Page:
Working with the great cinematographer Carlo Di Palma (who shot his Red Desert and Blow-Up and would go on to collaborate with Woody Allen for a great decade bookended by Hannah and Her Sisters and Deconstructing Harry), Antonioni creates some of the most evocative, enrapturing visuals of his career. One of the most immediately striking things about Antonioni has always been his ability to realize a visual style that corresponds perfectly to his elliptical, de-centered (anti) narratives, and he outdoes himself here, composing frames in which the characters are placed way off to the side, refracted in mirrors, dwarfed by urban backdrops or natural landscapes. After watching the film's trailer, I had feared that the music, all very up-to-the-minute for 1982, would be a problem, and the soundtrack is replete with synthesized ice cubes by Japan, XTC, Orchestral Maneuvers in the Dark, XTC, and Tangerine Dream. But it's all unobstructive and works amazingly well; this music might have been created from exactly the same ennui-plagued sadness and longing that drives Antonioni himself, it fits the film so nicely.
In Identification of A Woman, Antonioni does what he's best at, expertly using the cinematic palette to manifest a vision in which people's individual problems and concerns, however urgent they seem, are placed in an almost vertiginously larger context that shrinks and neutralizes them. But there is nothing cruel or misanthropic in Antonioni's approach; it's a very wide view seen from many steps back, but not from on high, and there is no condescension, just an acute observational quality and shifts in perspective through which, if you pay close attention, you might make out some deep but cautious empathy. Identification of A Woman affects one in a most unusual, trenchant way; it leaves you feeling both emptied-out and uplifted, perplexed yet becalmed.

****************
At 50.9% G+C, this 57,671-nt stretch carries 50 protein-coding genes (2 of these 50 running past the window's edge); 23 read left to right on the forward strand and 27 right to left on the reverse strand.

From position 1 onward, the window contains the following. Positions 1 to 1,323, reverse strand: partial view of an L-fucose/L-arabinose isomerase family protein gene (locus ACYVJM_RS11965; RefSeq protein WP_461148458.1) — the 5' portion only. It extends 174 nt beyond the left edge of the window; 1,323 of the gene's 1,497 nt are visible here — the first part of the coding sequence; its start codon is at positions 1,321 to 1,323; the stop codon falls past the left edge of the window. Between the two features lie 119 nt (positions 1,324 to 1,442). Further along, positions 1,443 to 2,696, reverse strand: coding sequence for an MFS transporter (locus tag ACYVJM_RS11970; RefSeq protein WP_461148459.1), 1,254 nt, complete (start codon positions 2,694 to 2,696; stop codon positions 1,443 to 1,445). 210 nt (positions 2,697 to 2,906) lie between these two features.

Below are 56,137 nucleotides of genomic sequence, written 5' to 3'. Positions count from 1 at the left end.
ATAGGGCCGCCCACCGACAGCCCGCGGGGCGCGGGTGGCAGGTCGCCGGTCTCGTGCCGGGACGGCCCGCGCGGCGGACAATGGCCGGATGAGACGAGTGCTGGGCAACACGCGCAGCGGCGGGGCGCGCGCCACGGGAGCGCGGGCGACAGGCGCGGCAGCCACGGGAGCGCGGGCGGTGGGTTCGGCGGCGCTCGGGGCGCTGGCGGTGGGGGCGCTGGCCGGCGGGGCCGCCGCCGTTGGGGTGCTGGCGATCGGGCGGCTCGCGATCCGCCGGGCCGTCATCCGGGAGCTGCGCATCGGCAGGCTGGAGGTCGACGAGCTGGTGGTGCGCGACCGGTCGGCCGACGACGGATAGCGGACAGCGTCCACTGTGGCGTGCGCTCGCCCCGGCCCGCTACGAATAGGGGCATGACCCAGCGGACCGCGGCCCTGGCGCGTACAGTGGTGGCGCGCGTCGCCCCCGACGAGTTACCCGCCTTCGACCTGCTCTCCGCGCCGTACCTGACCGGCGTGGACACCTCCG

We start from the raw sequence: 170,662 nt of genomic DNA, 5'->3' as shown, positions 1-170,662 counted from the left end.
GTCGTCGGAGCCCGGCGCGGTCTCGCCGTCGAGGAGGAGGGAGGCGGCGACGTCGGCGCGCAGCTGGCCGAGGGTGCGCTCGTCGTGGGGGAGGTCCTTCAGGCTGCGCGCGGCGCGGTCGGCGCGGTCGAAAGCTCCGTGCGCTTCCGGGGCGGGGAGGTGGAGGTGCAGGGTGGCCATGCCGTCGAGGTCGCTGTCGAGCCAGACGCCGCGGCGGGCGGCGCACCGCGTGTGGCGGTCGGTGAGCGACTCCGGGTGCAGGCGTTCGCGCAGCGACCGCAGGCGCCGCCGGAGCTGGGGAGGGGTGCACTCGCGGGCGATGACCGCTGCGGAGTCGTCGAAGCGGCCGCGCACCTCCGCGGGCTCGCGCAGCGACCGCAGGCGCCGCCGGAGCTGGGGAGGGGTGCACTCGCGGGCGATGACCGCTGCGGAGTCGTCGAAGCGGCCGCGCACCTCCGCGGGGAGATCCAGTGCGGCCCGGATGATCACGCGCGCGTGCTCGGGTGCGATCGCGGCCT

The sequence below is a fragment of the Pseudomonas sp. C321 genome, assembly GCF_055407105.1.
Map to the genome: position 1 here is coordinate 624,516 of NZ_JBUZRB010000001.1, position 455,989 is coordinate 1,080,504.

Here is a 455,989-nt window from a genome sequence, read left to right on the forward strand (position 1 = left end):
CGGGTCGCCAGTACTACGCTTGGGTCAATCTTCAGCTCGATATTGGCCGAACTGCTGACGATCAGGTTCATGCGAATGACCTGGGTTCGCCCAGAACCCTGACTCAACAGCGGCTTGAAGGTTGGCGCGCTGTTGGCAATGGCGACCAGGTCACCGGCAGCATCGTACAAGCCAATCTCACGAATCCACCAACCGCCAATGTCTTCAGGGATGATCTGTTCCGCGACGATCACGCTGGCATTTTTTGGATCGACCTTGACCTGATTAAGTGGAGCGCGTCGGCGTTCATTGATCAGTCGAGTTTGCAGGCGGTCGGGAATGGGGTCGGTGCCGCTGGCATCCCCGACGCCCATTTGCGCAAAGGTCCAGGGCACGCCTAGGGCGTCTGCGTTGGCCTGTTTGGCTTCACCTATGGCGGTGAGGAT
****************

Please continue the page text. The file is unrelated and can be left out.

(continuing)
The AVC/MPEG-4, 1080p, 1.85:1 anamorphic widescreen transfer is gorgeous, with all of DP Carlo Di Palma's fantastic use of light (whether natural/exterior or artificial/interior) shining through luminously. Dark scenes, colors, and skin tones are rich, solid, and stable throughout, all while retaining as much of the film's celluloid texture as possible. As we've come to expect, Criterion gives us a visually stunning film with all of its glory intact.
For the most part, the PCM uncompressed monaural soundtrack (in Italian with optional English subtitles, which are clearly legible, undisruptive, and mostly well-translated) is very good, but there is one glaring exception: an extended sequence toward the end of the film that is intruded upon by a noticeable, persistent, ongoing background crackle that seems to have resisted attempts at removal, creating an unwanted extra layer of sound for approximately 10-15 minutes of the film. Otherwise, the film's sound design, with its peculiar (though usual for Antonioni) use of ambient sound and music, is full and clear.
Surprisingly for a Criterion release, the extras on the disc itself are fairly bare-bones: just the film's original Italian theatrical trailer. The real "extras" here are to be found in the thick, beautifully designed booklet insert, which features an incisive essay by critic John Powers and--the main thing--an extended print interview with Antonioni from 1982, conducted by critic Gideon Bachmann, in which Antonioni is his usual fascinating, unexpected, maddening self.
Identification of A Woman stands with the rest of the best of Antonioni--L'Eclisse, The Passenger--as a mysterious, disconcerting meditation on human relationships, both interpersonal and between ourselves and the world we feel the need to understand and find our place in, even if the director has his doubts about our ability to do so. As with Antonioni's other great work, it would be a mistake to call Identification of A Woman bleak or pessimistic; there is something coolly observant but also serene about it that gives us the exhilaration not of reassurance, resolution, or "closure," but of a deeply felt, urgent, fully achieved work of art. Highly Recommended.